FIRST, THURSDAY WEATHER HEADLINES

–We managed 21% of our possible sun Thursday, reports veteran NWS observer and Chicago climate guru Frank Wachowski—but we also had a few squally snow showers.

–The chill was heightened today by the arrival of gusty WSW winds which reached 35 mph at O’Hare and 39 mph at Midway.

–A record level warm air pool over Alaska and the Yukon is behind a highly amplified (i.e. “wavy”) North American jet stream pattern—one in which steering winds aloft are roaring down the warm pool’s eastern flank—blowing all the way from the North Pole and arctic regions of the continent into the Lower 48.  The effect has been profound. More than 40% of the continental U.S. now boasts a cover of snow. And the 70-deg temps in the country—which covered more than 30% of the U.S. only days ago has shrunk to just 1.5% of the country.  The 40.6% snow coverage is nearly 5 times the area covered by snow (just 8.7%) one year ago.

–The strong northerly flow aloft means the southward flood of early season arctic air is to continue and that the cold air will tighten its grip on the area in coming days. Highs both Friday and Saturday will only reach the upper 20s—levels nearly 20-deg below normal—and a far cry from the mid 40s which are “normal” this time of year.

–The atmosphere is to remain quite unstable—thus clouds and sporadic flurries will linger. We should actually be glad that’s the case because were clouds not present, nighttime temps would be EVEN COLDER.

–A BIG TEMP TURNAROUND is in our future. High temps will surge back to the 40s Monday, Tuesday and Wednesday as we head toward Thanksgiving Day next Thursday.

–I mentioned early indications of a potential storm system toward Thanksgiving. The prospect for such a system today appears muddled based on overnight and daytime global model runs from the major meteorological centers. Whereas there was some model continuity yesterday, machine projections are all over the map as I send this out today. One thing you look for with developing systems—even at this distance in time from the potential event—-IS CONTINUITY. It simply isn’t there at this point. The morning’s NWS GFS model develops a respectable snow Thursday night and Friday—a forecast radically different from its overnight forecast.  At the same time, not a hint of a storm system now on the European Centre’s model today. THAT model had kicked out quite a storm yesterday. At the same time, the European Centre’s ensemble model does place an inverted trough over the area and hints at precipitation Thu night into Friday—but not strongly at this point. Bottom line—IF THERE’S SOME KIND OF STORM OUT THERE—modeling sure hasn’t followed through and connected with it in its latest runs.  Does that mean chances for such a system reappearing in subsequent forecast runs is completely dead?  Not necessarily. But the evidence we’re presented today is not impressive at this point. Let’s see where this goes. We have days to keep an eye on any development.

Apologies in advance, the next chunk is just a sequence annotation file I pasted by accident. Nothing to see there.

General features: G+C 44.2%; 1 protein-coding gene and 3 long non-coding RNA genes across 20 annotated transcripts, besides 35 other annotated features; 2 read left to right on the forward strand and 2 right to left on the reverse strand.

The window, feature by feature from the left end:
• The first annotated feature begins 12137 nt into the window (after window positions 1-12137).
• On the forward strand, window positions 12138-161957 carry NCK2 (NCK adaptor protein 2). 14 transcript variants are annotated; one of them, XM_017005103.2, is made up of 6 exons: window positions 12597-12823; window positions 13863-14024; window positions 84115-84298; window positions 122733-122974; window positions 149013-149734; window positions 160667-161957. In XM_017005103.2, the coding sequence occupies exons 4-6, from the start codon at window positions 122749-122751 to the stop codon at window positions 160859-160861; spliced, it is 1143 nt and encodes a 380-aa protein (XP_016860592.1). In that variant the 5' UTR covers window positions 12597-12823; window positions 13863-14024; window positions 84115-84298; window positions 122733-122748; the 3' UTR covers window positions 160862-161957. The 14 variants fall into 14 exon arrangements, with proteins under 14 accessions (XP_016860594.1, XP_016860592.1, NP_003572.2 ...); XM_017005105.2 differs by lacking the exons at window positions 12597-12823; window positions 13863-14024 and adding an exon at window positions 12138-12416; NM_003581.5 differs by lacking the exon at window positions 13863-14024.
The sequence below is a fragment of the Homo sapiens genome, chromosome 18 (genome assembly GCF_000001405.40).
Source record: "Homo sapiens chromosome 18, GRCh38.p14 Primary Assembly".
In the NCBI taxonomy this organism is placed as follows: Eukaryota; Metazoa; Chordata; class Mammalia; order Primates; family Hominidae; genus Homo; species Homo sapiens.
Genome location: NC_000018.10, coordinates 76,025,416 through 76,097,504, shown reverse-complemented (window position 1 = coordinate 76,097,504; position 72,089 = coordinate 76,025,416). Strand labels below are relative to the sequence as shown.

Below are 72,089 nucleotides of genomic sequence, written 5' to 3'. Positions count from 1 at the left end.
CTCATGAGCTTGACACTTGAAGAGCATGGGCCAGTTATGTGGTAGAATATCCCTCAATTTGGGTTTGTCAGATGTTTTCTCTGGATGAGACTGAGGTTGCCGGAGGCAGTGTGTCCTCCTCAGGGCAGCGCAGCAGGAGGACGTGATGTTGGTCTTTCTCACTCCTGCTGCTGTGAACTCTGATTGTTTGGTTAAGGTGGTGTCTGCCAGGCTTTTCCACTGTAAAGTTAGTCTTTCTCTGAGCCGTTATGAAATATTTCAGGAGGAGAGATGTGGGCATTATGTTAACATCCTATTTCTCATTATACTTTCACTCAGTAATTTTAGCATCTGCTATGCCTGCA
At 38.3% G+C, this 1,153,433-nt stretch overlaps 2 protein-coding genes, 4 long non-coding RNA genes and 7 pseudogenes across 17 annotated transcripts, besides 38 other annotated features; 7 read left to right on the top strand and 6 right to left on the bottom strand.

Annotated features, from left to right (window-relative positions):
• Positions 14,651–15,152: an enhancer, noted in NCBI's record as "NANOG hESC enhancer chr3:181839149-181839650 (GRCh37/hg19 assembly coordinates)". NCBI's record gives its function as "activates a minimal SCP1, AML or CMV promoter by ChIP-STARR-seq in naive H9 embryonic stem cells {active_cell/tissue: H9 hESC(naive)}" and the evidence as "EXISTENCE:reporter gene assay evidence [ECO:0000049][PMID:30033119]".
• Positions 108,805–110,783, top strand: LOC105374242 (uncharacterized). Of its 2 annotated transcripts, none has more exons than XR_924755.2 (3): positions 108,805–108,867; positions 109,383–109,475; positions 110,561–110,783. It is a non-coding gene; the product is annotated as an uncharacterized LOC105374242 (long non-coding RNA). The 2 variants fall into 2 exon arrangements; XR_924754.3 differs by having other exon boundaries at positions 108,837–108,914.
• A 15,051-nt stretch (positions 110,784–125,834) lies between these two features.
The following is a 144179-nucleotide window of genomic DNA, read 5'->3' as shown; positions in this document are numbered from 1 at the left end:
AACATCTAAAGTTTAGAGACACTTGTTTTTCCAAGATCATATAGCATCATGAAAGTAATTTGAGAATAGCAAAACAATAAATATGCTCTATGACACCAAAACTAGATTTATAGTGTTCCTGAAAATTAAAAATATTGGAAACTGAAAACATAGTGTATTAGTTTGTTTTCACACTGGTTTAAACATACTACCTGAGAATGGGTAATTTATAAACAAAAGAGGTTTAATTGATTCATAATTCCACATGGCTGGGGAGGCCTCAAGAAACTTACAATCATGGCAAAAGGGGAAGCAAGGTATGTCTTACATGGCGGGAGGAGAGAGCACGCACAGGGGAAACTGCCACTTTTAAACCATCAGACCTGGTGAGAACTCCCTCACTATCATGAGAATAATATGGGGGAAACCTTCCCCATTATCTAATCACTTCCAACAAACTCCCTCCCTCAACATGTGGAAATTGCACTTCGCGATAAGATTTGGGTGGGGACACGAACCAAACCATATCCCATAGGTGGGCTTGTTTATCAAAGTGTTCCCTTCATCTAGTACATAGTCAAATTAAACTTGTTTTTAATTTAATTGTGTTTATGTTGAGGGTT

–Averaging across forecasts out 1 to 2 weeks produces temps which move from this week’s MUCH COLDER THAN NORMAL LEVELS—to something closer to or only modestly BELOW NORMAL in the coming 15 days.

HERE’S THE THURSDAY CHICAGO METRO FORECAST (11/17/2022)

TONIGHT: Clouds dominate, cold and breezy. Sporadic snow flurries. Low 22.

FRIDAY: More often cloudy than not, windy and unseasonably cold. Snow flurries at times. Wind gusts top 30 mph at times. High 28–but full day wind chills range from 10 to 14 degrees.

FRIDAY NIGHT: Clouds linger—but a few cloud breaks, blustery and chilly. Chance of several flurries. Low 22.

SATURDAY: Clouds break for some mixed sun at times, windy and continued unseasonably cold. High 28—a reading 19-degrees below normal. Full day wind chills: 3 to 16 ABOVE.

SUNDAY: Partly sunny and windy. Still cold—a few degrees above Saturday’s highs. High 35.

MONDAY and TUESDAY: Partly cloudy, breezy and noticeably milder. High 43.

WEDNESDAY: Mostly cloudy, cooler. Winds shift off Lake Michigan. High 44.

THURSDAY (Thanksgiving): Cloudy and colder. Chance of snow later in the day or at night. High 42.